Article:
July 2, 2012 § 2 Comments
I remember seeing Julia Child on tv when I was a child. Keep in mind, there was no such thing as the Food Network or Cable television for that matter until I was a teen. I have a great memory of making stuffed mushroom from something I saw on a cooking show when I was a kid. I never wrote down the ingredients I just made it from memory and based on “taste” as my Granny taught me. Today, I usually follow recipes, but one of the things I like better than anything is figuring out what to make from the ingredients I have on hand. I keep a well stocked pantry, freezer and fridge. Here are some of my suggestions to have in your pantry (would love to see in the comments your favorite pantry items):
- Infused High Quality Extra Virgin Olive Oils
- Coconut Oil
- Flavored Vinegars
- Grey Sea Salt
- Himalayan Sea Salt and other Gourmet Salts
- Smoked Paprika
- Garlic, Shallots and Onions
- Chicken Stock
- Canned Tomatoes (I love to buy mine from Caputto’s- imported from Italy)
- Dijon Mustard
- Basil Pesto
- Olive Tapenade
- Marinated Artichoke Hearts
- Marinated Sundried Tomatoes
- Hearts of Palm
- Assortment of Beans- Garbanzo, Cannellini, Kidney, Black, Pinto, and Lentils
- Short Grain Brown Rice
- Assorted Pastas
- Arborio Rice
- Dried Mushrooms
- Dried Fruits- Figs, Cherries, Blueberries, Cranberries and Apricots
- Nuts of all kinds including Pine Nuts, Walnuts, Pecans, Almonds
- Chocolate- 70% Cacao
“Find something you’re passionate about and keep tremendously interested in it.”
― Julia Child
The one cooking show I record on my dvr is The Barefoot Contessa. Cooking television has come a long way since Julia Child. The Food Network was founded on April 19, 1993 and launched on November 23 of that year. Here’s a bit of cooking tv history and some recipes I have saved from shows I have seen over the years.
The French Chef had its debut on February 11, 1963, on WGBH and was immediately successful. The show ran nationally for ten years and won Peabody and Emmy Awards, including the first Emmy award for an educational program. Though she was not the first television cook, Julia Child was the most widely seen. She attracted the broadest audience with her cheery enthusiasm, distinctively charming warbly voice, and non-patronizing and unaffected manner.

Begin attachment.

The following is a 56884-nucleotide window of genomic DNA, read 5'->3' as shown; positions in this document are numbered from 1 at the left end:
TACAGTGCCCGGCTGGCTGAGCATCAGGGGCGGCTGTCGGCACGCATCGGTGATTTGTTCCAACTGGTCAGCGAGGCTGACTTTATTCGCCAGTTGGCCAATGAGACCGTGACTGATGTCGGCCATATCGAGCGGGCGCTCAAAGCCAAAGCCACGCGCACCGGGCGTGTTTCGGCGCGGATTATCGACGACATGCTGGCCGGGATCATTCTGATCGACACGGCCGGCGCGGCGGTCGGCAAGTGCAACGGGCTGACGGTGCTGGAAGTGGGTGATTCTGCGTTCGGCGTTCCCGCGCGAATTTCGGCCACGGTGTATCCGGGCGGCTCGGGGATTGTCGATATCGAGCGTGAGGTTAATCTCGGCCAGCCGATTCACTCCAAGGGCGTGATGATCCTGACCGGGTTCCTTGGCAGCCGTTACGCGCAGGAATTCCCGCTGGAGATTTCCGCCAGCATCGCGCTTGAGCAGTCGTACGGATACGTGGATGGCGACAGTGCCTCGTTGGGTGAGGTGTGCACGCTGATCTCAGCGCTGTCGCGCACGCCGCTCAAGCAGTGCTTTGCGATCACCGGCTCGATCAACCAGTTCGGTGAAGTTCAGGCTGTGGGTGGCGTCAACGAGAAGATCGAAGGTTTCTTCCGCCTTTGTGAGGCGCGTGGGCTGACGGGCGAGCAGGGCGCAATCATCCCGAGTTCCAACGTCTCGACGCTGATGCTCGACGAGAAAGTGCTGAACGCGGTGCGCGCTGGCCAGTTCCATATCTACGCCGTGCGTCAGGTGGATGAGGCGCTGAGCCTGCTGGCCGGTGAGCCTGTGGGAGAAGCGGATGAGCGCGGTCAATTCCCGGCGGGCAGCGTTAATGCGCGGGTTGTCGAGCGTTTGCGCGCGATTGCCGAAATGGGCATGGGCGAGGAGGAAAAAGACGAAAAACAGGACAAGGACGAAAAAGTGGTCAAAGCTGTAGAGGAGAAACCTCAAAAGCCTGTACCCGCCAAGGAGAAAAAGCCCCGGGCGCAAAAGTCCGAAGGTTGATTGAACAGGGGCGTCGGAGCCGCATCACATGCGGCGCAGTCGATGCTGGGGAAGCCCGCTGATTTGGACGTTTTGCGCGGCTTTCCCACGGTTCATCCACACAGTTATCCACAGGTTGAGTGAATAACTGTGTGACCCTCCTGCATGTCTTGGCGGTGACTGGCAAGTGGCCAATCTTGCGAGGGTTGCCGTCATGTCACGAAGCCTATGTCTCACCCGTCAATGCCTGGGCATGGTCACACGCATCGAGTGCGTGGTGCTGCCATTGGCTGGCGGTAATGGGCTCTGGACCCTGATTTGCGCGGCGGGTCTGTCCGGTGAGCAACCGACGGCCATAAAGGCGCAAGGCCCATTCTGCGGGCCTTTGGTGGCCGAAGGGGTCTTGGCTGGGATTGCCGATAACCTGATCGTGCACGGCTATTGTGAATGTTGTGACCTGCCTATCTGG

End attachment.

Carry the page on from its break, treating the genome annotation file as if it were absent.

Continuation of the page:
The Naked Chef (1998–1999) was Oliver’s first series. The title was a reference to the simplicity of Oliver’s recipes and has nothing to do with nudity. Oliver has frequently admitted that he was not entirely happy with the title, which was devised by producer Patricia Llewellyn. (In the UK edit of the show, the opening titles include a clip of him telling an unseen questioner, “No way! It’s not me, it’s the food!”) The success of the programme led to the books Return of the Naked Chef and Happy Days with the Naked Chef.
Barefoot Contessa is a cooking show that premiered November 30, 2002 on Food Network. This popular show is hosted by celebrity chef Ina Garten. Each episode features Garten assembling dishes of varying complexity. Though her speciality is French cuisine, she occasionally prepares American, Asian, British and Italian foods. Her show also gives tips on decorating and entertaining.
(me- getting my cookbook signed by Ina)
Boeuf Bourguignon a La Julia Child
Interestingly enough, I have made Ina Garten’s adaptation of Julia’s Beouf Bourgignon. I have an original copy of Mastering the Art of French Cooking and swear by Julia’s quiche recipes. Julia Child was brilliant!
For the Stew
- 6 ounces bacon, solid chunk
- 1 tablespoon olive oil
- 3 lbs lean stewing beef, cut into 2-inch cubes
- 1 carrot, peeled and sliced
- 1 onion, peeled and sliced
- 1 teaspoon salt
- 1/4 teaspoon pepper, freshly ground
- 2 tablespoons flour
- 3 cups red wine (a full bodied wine like Bordeaux or Burgundy or Chianti)
- 2 -3 cups beef stock (Simple Beef stock is posted on the site, unsalted and defatted)
- 1 tablespoon tomato paste
- 2 garlic cloves, mashed (you may choose to add more)
- 1 sprig thyme (or 1/2 teaspoon dred thyme)
- 1 bay leaf, preferably fresh
For the braised onions
- 18 -24 white pearl onions, peeled
- 1 1/2 tablespoons unsalted butter
- 1 1/2 tablespoons olive oil
- 1/2 cup beef stock
- salt & fresh ground pepper
- 1 bay leaf
- 1 sprig thyme
- 2 sprigs parsley